Considering the popularity of the internet in the present era, the first and the most important thing that you need to do for promoting your music is create a music website. This would be your personal website showcasing your talent. Here, you can upload songs and music that you have created. However, make sure to promote this website by using different means for attracting visitors. One beneficial thing that you can do is allow the visitors to listen to a part of your music completely free of charge. This website can also be used for selling music.
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The latest trend in the social media world, is live streaming. Last year we saw real time videos blow up on Facebook, shortly after it made its way to Instagram. Instagram Live is a great way to showcase new music, give your fans a behind-the-scenes look into your life, or just have a Q&A session.
As a musician, you surely understand what a crucial role social media marketing plays in getting more fans for your music, but actually figuring out the kind of content you need to post can be confusing. What it all boils down to is finding the right balance for the specific audience you’re trying to build.
By putting all of your energy into posting new content without thinking about the big picture, you’re only getting half the job done. Instead, set marketing goals, create content in bulk, and utilize the (often free) social media management tools available online.
No matter who you are, where you live, or what kind of music you play, we all share a common goal: To find fans and build a fanbase.
There are many ways to get more fans online, but we’re going to focus on the low hanging fruit. The big blue-and-white F-word at the top of the social media food chain: Facebook.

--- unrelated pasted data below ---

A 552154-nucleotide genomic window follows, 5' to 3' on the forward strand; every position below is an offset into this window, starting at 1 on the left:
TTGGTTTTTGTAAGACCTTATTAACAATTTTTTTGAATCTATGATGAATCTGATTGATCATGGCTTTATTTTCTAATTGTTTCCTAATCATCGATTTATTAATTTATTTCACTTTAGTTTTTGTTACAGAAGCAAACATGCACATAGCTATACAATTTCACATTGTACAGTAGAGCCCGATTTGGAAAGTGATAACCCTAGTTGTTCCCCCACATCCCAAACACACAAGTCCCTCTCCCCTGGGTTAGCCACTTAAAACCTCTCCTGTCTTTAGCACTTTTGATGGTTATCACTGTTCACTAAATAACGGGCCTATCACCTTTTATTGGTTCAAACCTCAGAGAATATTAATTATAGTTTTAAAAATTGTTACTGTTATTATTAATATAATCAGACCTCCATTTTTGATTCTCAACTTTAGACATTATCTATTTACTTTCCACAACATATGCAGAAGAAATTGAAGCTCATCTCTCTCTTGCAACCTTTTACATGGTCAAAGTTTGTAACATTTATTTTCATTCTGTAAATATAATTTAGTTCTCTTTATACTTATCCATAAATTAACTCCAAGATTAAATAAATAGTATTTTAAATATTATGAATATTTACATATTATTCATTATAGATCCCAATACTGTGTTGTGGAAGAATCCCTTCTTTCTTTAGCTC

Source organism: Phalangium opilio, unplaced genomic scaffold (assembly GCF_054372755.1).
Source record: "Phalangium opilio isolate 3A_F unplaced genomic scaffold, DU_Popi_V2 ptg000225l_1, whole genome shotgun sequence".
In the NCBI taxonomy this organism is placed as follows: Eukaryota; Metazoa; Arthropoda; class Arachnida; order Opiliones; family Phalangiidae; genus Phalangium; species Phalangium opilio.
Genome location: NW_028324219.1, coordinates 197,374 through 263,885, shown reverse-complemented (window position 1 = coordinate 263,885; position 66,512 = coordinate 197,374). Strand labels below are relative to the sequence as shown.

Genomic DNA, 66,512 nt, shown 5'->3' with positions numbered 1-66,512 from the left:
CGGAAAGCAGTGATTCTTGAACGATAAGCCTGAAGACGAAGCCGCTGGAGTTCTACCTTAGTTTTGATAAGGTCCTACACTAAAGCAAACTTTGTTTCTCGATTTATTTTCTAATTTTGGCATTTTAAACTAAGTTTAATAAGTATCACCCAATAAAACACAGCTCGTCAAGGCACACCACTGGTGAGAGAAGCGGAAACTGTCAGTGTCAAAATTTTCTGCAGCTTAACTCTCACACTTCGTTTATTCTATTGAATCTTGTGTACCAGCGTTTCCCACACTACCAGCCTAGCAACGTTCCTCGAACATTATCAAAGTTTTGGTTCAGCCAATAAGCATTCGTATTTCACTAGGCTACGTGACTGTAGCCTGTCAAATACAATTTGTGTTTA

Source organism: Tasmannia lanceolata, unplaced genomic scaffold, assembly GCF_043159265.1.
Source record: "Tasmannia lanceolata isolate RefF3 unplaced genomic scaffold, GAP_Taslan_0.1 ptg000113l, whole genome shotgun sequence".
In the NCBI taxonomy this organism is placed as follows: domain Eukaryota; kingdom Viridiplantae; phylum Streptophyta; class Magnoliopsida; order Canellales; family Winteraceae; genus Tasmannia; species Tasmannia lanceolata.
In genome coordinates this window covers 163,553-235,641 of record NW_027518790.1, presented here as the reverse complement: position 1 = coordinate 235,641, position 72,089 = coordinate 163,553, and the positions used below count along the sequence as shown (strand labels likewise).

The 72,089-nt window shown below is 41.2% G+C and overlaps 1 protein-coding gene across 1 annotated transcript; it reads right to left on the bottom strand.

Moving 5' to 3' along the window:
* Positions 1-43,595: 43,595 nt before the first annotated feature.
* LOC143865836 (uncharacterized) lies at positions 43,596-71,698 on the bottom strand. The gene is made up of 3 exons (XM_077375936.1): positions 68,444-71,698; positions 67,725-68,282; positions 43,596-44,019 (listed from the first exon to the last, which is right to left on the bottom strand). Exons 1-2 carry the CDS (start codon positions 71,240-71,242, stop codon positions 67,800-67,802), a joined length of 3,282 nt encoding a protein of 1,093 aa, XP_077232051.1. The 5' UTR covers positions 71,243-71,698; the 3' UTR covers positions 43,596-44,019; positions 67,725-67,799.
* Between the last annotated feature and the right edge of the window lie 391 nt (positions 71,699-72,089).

No matter how many conversations I have with fellow artists, they always say Twitter is their least favorite, and least used social media tool. Some artists admit that they don’t get it, while others think 140 characters just isn’t enough to make a point.
Whatever the reason, it’s pretty safe to say that artists who do use Twitter can use it more effectively. In this post we’re going to give you a full start-to-finish breakdown on how to create a Twitter account, post effective tweets, and maximize your content and engagement.
When it comes to promoting music online, there are far too many channels, networks, forums, platforms, apps and communities for musicians to be involved with to be present on them all.
So rather than attempt the impossible, you should focus your efforts on a handful that are likely to bare the most fruit.
How are you to know which platforms are most likely to lead to success?
This article originally appeared on the Sonicbids Blog
With 500 million active users, Instagram is a great visual social media platform to build your online community. Instagram allows you to give your fans a peek into your world through your photos and videos. While funny memes, quotes, and viral videos may get attention, building a community of fans for you and your music requires the right strategies. Here are six tips to grow your fanbase on Instagram.